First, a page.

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Keith Forwith

Innovative Thyroid Surgeon

Evaluating Hyperthyroidism: The Workup for Graves’ Disease

One of the first steps in evaluating hyperthyroidism is to obtain some routine laboratory workup. The most sensitive test for detecting excess thyroid hormone is the TSH (Thyroid stimulating hormone) exam. T4 should also be evaluated. T3 is the active form of thyroid hormone while T4 is the storage form of thyroid hormone. Neither T3 or T4 levels correlate directly with symptoms! Don’t let anyone tell you how bad your symptoms are based on lab tests! Typically, in Graves’ disease high levels of both T3 and T4 will be seen. There are several antibodies that contribute to hyperthyroidism, the most prevalent is thyrotropin receptor antibody, often abbreviated as TRAb. Ninety-six percent of patients with Graves’ disease are positive for the TRAb antibody. As part of the workup for Graves’ disease, your doctor will evaluate your pulse rate, blood pressure, respiratory rate.

Graves Disease Affects Many People Differently

Body weight changes are frequent with hyperthyroidism and while classically Graves’ disease can produce unintentional weight loss, there are many patients who experience weight gain with Graves’ disease. Many patients experience increased appetite – which can easily lead to weight gain, not loss. Graves disease can result in enlargement of the thyroid gland seen low in the neck. The thyroid gland can be tender and can be either symmetric or asymmetric. There may be nodules associated with Graves’ disease and an irregularity to the thyroid gland. In severe cases, the thyroid gland can cause compression of both the trachea and the esophagus. This would produce symptoms of exertional shortness of breath or difficulty swallowing.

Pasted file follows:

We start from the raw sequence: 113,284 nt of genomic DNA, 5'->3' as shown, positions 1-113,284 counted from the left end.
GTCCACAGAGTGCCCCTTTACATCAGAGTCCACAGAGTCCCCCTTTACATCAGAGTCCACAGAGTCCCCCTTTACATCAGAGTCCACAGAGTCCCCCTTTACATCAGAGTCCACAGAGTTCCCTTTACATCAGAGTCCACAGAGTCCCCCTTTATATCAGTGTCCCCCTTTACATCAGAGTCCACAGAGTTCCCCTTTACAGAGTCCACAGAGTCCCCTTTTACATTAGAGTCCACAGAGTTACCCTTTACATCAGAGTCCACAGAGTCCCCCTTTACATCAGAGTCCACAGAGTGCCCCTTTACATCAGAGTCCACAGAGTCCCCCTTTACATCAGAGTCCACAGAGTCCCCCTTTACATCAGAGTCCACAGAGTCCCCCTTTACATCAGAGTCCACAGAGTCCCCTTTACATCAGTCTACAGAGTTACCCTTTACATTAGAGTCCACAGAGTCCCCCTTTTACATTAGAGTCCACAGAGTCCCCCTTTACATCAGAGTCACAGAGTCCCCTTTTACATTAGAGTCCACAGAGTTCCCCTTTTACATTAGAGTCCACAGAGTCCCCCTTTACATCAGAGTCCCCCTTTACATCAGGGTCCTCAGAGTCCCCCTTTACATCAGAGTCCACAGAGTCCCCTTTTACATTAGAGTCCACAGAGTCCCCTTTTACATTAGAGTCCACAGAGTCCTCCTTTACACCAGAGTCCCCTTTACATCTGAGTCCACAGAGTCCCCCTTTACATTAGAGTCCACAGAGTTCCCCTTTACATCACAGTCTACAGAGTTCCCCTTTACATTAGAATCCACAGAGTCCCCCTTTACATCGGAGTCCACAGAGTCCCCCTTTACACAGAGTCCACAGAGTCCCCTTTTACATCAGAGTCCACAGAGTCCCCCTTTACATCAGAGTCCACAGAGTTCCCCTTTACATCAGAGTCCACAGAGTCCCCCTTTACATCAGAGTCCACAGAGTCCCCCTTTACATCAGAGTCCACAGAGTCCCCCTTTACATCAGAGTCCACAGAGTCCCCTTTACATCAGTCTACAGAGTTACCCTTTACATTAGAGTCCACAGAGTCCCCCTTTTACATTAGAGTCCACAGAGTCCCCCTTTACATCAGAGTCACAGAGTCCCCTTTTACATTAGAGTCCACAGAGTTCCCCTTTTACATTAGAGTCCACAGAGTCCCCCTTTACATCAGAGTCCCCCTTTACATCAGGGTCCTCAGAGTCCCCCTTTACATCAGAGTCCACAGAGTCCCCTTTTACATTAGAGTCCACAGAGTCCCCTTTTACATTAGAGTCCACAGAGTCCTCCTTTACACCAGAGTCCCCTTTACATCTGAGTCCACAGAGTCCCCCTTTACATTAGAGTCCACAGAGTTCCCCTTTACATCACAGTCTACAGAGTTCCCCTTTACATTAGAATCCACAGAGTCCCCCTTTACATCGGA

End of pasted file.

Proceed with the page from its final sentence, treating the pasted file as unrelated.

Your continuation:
Graves Can Affect Breathing and Heart Function

Frequently, there are pulmonary symptoms associated with Graves’ disease. Rapid heart rate is often accompanied by a feeling of shortness of breath or a fast rate of breathing. Neuromuscular dysfunction is common in the setting of severe Graves’ disease. Swelling around the eyes is common, while swelling in the shins is an uncommon but well-known complication of Graves’ disease. Cardiac workup is frequently needed including EKG and possible echocardiogram, Holter monitor or myocardial perfusion studies. Typically, Graves’ disease gives an elevated heart rate and it is not unusual for heart rates to exceed 100 at rest in the Graves’ patient.

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